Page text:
We cannot fathom a way to treat the exclusion in Neal as an affirmative defense and the exclusion here as an element of the government's prima facie case. In Neal and the present case, the underlying statutes contained nearly identical language. Both statutes said what the term (“firearm” or its subset, “destructive device”) “shall not include.” 26 U.S.C. § 5845(f) (1976); 18 U.S.C. § 921(a)(3) (2006). In Neal, we held that this language required us to treat the exclusion as an affirmative defense. There is no conceivable reason for us to treat the exclusions for “destructive devices” and “firearms” differently. Indeed, the definition of “firearm” expressly includes all “destructive devices.” 18 U.S.C. § 921(a)(3) (2006).
Every circuit court of appeals to consider the issue has treated the antique exception as affirmative defense. See Gil v. Holder, 651 F.3d 1000, 1005 n. 3 (9th Cir.2011) (“[E]very other circuit of which we are aware that has considered the § 921(a)(3) ‘antique firearm’ exception in the criminal context, has treated it as an affirmative defense rather than an element of the crime.”); United States v. Lawrence, 349 F.3d 109, 122 (3d Cir.2003) (“Every circuit court of appeals that has considered this issue has agreed that establishing that a weapon is an ‘antique, firearm’ for purposes of §§ 921 and 922 is an affirmative defense․”).
Were we writing on a clean slate, we would be inclined to follow the approach taken by these courts. Surely owners of antique guns are better equipped to prove that their guns are antiques than the government, which would otherwise bear the initial burden of producing evidence in every case to prove what a gun is not. See United States v. Mayo, 705 F.2d 62, 76 (2d Cir.1983) (holding that the defendant bore the burden of proving a gun's antique status in part because dealers or collectors of antique guns are “in a better position to place the [antique-gun] exception in issue”); Lawrence, 349 F.3d at 121–22 (treating antique status as an affirmative defense in part because the government cannot be expected to address whether the gun is an “antique” when the defense did not establish the date of manufacture). But, we are not writing on a clean slate. We decided the issue in Neal, concluding that Congress created an affirmative defense when it said what a “destructive device” excluded.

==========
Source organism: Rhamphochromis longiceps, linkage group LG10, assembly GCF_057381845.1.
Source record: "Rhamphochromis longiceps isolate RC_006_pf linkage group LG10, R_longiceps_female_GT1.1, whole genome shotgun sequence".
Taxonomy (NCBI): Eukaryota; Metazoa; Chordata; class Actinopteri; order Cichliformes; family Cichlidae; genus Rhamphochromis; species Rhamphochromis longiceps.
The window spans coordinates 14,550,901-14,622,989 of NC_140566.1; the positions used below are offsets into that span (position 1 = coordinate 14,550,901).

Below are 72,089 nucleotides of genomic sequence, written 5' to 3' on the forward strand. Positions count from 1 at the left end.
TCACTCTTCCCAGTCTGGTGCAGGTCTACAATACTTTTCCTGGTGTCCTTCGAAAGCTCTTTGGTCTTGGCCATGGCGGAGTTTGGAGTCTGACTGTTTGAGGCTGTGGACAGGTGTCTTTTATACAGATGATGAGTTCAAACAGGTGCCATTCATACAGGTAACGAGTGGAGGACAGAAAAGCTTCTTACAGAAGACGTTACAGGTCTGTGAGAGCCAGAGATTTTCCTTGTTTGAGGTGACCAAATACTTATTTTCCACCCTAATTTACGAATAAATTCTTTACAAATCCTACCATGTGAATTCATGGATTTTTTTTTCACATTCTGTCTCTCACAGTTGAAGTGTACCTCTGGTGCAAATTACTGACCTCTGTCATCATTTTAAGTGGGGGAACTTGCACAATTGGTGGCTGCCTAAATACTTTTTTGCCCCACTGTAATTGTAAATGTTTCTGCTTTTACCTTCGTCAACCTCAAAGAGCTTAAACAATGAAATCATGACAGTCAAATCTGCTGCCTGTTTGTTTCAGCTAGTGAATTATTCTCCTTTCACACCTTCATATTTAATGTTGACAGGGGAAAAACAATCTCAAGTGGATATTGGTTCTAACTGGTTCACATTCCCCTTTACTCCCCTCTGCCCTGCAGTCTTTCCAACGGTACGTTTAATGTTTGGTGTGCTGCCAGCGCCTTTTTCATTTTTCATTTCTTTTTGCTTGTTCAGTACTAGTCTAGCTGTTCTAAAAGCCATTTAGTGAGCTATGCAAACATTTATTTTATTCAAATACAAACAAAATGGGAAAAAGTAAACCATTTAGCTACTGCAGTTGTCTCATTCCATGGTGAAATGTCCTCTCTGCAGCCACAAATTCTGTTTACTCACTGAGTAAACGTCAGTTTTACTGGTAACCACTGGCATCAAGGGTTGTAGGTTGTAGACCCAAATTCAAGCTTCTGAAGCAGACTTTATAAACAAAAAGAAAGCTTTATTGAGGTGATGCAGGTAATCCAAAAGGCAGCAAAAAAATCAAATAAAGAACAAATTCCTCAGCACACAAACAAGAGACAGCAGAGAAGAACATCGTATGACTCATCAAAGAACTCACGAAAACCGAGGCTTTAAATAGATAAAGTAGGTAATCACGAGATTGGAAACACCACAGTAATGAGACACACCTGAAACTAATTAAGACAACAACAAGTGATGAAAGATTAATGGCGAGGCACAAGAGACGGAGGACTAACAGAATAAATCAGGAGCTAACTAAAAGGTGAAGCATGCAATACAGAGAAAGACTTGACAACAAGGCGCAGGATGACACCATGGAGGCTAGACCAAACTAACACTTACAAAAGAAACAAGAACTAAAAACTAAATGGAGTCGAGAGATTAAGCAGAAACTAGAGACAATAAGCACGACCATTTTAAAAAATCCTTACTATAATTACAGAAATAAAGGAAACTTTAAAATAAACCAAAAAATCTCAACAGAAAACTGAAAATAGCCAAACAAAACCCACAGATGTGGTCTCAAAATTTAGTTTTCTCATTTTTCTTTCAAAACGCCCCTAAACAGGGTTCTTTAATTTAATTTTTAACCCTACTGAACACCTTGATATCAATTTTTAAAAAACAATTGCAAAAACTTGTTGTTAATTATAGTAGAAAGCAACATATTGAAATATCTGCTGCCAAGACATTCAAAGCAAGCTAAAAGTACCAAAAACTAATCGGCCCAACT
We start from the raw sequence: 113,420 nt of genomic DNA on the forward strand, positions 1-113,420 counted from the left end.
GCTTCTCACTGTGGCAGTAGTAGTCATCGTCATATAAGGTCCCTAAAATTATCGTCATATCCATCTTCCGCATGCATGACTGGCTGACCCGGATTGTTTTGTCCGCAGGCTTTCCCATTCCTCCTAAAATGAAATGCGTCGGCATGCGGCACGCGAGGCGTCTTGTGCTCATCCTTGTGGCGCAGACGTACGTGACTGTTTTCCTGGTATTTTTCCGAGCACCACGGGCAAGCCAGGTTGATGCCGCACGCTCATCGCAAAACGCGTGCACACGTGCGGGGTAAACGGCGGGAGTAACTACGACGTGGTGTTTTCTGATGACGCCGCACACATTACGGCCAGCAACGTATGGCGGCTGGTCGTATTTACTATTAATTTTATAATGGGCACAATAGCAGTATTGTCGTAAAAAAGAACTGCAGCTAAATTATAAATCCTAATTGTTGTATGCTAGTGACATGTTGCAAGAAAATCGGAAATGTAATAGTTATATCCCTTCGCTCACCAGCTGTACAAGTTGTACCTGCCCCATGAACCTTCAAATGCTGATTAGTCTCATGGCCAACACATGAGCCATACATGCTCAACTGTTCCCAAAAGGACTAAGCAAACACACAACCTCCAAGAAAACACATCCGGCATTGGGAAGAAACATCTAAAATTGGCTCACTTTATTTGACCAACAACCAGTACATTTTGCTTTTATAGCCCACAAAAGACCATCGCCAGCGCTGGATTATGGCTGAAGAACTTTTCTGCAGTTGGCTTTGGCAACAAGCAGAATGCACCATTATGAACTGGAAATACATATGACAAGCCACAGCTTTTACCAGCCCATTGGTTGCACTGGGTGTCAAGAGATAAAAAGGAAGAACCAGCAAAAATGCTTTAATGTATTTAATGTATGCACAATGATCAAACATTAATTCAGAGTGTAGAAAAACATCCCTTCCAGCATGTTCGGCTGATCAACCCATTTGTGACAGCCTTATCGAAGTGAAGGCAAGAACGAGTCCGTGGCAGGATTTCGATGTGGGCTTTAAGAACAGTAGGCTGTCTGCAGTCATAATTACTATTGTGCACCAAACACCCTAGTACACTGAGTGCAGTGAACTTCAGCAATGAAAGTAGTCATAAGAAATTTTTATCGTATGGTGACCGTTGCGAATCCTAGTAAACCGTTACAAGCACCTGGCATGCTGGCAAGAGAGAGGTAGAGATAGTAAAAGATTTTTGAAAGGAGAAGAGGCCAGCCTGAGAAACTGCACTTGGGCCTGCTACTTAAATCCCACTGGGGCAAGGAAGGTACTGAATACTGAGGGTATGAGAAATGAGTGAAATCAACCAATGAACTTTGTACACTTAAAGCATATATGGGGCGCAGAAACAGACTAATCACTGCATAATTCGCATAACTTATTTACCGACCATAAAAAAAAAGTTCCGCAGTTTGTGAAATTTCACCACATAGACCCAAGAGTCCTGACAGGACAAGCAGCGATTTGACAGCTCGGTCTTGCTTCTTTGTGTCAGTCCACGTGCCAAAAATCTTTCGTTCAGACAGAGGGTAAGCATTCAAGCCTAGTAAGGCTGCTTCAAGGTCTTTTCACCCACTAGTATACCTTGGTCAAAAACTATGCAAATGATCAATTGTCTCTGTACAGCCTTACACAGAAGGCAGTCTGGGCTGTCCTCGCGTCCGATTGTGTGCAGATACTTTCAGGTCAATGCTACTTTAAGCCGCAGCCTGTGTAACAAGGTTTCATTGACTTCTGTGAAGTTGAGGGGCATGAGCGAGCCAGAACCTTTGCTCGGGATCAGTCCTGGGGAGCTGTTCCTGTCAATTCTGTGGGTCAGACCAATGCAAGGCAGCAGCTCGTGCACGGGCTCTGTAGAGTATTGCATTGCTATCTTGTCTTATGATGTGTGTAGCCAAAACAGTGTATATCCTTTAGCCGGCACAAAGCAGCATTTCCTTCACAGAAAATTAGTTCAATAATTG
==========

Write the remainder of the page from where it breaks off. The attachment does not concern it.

In his reply brief, Mr. Basnett discounts the case law involving the definition of a “firearm,” pointing out that we are dealing here with a sentencing enhancement rather than an issue involving guilt or innocence. Appellant's Reply Br. at 2–3, 6. But the guideline commentary expressly adopts the statutory definition of a “firearm.” U.S. Sentencing Guidelines Manual § 2K2.1 cmt. n.1 (2011). We would have no logical basis to interpret the same statutory language one way in Neal and the opposite way for sentencing (as Mr. Basnett would have us do). Thus, we follow Neal in deciding that characterization as an antique is an affirmative defense rather than an element of the government's prima facie burden. See United States v. Spedalieri, 910 F.2d 707, 710 n. 3 (10th Cir.1990) (a panel cannot overrule circuit precedent).
Because characterization as an antique involves an affirmative defense, the defendant bears the initial burden of producing evidence. See Patterson v. New York, 432 U.S. 197, 206–07, 97 S.Ct. 2319, 53 L.Ed.2d 281 (1977).